In 1931, Francis "Two Guns" Crowley, a gangster and murderer known for killing a police officer in cold blood after asking for his driver's license, was arrested at his girlfriend's apartment after a siege of a hundred cops was been mobilized! He was captured alive, but believing he was almost dead, he took the time to write a letter. Was it a letter of repentance, a letter of repentance for the crimes he had committed? No, he said: "There's a tired heart beating under my jacket, but a good one that wouldn't hurt anyone." He was sentenced to the electric chair. When he got to the execution chamber, he was full of excuses, did he explain that he felt remorse? No. He said, "This is my punishment for trying to defend myself."
Al Capone, the most famous gangster of all time, said to himself: "I've spent the best years of my life bringing joy and fun to people, and what has been my reward? Insults and life of prey." Gangsters, criminals and evildoers often justify their behavior with many logical or misleading arguments.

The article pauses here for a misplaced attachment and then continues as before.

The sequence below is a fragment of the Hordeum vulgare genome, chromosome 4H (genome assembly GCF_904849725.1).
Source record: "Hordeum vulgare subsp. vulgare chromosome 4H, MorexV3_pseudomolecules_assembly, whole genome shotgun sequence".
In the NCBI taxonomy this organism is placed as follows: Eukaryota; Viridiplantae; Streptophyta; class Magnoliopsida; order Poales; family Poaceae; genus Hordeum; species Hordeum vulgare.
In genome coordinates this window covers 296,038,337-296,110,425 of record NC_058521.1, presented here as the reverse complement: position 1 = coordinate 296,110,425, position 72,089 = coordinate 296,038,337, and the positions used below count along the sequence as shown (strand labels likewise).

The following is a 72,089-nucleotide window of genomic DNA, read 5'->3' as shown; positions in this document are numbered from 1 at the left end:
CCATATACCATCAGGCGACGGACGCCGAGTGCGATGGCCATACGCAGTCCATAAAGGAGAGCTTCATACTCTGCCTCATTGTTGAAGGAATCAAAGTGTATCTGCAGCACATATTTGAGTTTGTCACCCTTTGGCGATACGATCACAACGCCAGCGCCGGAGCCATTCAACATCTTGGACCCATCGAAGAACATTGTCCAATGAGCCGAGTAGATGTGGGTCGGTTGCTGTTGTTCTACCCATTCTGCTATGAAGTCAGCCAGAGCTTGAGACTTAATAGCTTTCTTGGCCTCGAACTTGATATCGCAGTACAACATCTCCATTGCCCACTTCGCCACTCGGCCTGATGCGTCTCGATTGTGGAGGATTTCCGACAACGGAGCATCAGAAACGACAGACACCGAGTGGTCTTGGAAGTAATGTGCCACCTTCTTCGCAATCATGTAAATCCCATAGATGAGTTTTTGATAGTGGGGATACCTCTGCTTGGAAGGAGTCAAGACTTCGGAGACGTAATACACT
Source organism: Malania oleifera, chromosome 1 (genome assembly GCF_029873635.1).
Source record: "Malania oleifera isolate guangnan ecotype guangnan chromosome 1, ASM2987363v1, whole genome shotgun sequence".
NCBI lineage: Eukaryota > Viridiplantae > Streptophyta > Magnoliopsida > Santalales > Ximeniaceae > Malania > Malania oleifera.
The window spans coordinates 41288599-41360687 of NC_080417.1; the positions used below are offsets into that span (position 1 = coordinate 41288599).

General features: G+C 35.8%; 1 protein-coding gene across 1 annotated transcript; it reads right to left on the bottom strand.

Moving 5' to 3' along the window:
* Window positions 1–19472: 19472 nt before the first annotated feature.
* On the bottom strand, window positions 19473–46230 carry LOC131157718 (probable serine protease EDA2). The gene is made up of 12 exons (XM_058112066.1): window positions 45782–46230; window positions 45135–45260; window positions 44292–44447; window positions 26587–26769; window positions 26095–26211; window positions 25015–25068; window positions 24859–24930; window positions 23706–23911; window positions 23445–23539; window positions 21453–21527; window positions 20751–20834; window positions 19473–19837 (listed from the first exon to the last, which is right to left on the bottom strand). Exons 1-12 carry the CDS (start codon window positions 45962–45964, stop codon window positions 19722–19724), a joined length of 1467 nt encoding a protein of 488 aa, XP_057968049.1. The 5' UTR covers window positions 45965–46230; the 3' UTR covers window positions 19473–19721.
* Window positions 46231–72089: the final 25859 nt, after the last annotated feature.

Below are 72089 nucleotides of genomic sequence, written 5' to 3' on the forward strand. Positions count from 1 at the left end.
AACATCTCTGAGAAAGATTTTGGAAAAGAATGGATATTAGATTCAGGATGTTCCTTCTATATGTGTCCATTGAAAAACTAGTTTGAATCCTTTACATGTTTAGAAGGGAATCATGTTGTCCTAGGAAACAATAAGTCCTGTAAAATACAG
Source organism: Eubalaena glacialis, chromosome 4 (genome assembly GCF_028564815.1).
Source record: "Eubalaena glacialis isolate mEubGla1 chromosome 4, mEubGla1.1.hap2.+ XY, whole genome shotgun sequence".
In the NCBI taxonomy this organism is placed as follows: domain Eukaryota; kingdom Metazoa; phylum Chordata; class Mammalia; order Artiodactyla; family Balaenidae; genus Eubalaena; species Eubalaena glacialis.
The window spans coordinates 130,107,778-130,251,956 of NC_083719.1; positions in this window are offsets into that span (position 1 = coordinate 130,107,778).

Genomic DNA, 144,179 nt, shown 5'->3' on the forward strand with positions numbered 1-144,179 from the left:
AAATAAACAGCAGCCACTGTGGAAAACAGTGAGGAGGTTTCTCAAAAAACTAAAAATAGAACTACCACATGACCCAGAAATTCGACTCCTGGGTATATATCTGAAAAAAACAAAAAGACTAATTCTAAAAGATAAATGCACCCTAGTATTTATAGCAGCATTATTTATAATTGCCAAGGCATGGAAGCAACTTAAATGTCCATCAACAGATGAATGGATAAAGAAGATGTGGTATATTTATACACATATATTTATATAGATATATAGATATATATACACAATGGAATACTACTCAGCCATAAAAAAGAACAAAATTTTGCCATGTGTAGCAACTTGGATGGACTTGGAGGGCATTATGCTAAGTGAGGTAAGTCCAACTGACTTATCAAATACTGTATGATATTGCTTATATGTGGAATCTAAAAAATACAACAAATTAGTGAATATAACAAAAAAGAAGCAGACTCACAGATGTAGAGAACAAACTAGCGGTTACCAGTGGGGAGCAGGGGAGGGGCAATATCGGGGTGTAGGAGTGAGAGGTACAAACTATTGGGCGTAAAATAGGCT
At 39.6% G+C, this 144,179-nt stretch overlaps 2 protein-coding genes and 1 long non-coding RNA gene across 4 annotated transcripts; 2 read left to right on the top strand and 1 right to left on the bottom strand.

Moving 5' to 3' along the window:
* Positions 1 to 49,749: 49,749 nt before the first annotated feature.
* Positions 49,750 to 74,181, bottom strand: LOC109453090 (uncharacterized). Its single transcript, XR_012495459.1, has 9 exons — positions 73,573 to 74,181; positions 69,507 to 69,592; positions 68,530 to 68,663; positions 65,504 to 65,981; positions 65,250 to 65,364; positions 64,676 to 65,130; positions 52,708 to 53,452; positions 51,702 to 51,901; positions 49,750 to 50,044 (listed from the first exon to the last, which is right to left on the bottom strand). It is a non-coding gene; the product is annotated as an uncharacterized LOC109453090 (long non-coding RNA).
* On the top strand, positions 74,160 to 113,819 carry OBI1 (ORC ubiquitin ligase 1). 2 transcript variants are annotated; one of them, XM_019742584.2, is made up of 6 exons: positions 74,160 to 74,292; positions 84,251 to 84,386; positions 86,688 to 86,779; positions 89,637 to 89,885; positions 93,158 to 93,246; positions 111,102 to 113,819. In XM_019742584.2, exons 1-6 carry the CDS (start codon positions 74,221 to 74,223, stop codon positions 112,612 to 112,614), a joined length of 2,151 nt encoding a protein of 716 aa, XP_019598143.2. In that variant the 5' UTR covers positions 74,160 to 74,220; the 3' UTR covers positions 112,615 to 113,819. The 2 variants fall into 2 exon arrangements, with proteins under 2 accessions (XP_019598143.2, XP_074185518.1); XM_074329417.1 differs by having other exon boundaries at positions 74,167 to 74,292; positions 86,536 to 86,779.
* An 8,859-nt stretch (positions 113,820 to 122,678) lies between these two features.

If you notice criminals like Francis Crowley or Al Capone think they are innocent, what do the people we meet every day think who are just like you and me?
This is a universal law that is sometimes difficult to accept: 99 times out of 100 people consider themselves innocent, no matter how serious their crime is. Criticism is useless because it puts individuals on the defensive and forces them to justify, and it is dangerous because it damages their self-esteem and arouses bitterness. Criticism is like a carrier pigeon: the person we are blaming and trying to correct will do everything to justify himself and judge us in turn. Or they often exclaim: "I don't see how I could have acted differently!"
When you look at the lives of people who are considered to be great leaders of men, such as Abraham Lincoln - whom Dale Carnegie has studied very carefully and even wrote a biography, Lincoln the Unknown - generally it turns out that they are extremely critical. possible to preserve the self-esteem of those you blame. Instead of judging people, it is better to try to understand them, to find out the reasons for their actions. This is much nicer and more productive than criticism, and it makes us more tolerant, understanding and kind.